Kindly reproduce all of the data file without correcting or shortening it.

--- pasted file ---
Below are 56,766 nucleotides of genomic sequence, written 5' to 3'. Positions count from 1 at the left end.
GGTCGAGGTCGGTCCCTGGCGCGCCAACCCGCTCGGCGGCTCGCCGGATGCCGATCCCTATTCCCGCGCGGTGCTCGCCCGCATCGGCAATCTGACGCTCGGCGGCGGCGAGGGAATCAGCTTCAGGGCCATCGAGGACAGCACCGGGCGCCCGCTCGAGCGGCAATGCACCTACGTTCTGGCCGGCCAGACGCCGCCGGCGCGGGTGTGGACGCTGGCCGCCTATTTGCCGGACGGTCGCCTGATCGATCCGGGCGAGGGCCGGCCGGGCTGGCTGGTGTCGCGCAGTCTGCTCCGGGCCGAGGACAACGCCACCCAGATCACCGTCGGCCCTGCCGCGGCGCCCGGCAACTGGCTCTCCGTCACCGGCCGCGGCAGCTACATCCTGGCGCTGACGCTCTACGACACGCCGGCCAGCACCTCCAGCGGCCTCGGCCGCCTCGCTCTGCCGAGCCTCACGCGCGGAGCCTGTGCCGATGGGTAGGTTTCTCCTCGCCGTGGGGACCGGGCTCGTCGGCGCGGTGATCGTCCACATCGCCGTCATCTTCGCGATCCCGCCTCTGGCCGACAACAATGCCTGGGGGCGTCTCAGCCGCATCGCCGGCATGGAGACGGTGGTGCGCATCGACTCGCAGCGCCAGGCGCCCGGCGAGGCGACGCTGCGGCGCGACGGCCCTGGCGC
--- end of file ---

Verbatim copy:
Below are 56,766 nucleotides of genomic sequence, written 5' to 3'. Positions count from 1 at the left end.
GGTCGAGGTCGGTCCCTGGCGCGCCAACCCGCTCGGCGGCTCGCCGGATGCCGATCCCTATTCCCGCGCGGTGCTCGCCCGCATCGGCAATCTGACGCTCGGCGGCGGCGAGGGAATCAGCTTCAGGGCCATCGAGGACAGCACCGGGCGCCCGCTCGAGCGGCAATGCACCTACGTTCTGGCCGGCCAGACGCCGCCGGCGCGGGTGTGGACGCTGGCCGCCTATTTGCCGGACGGTCGCCTGATCGATCCGGGCGAGGGCCGGCCGGGCTGGCTGGTGTCGCGCAGTCTGCTCCGGGCCGAGGACAACGCCACCCAGATCACCGTCGGCCCTGCCGCGGCGCCCGGCAACTGGCTCTCCGTCACCGGCCGCGGCAGCTACATCCTGGCGCTGACGCTCTACGACACGCCGGCCAGCACCTCCAGCGGCCTCGGCCGCCTCGCTCTGCCGAGCCTCACGCGCGGAGCCTGTGCCGATGGGTAGGTTTCTCCTCGCCGTGGGGACCGGGCTCGTCGGCGCGGTGATCGTCCACATCGCCGTCATCTTCGCGATCCCGCCTCTGGCCGACAACAATGCCTGGGGGCGTCTCAGCCGCATCGCCGGCATGGAGACGGTGGTGCGCATCGACTCGCAGCGCCAGGCGCCCGGCGAGGCGACGCTGCGGCGCGACGGCCCTGGCGC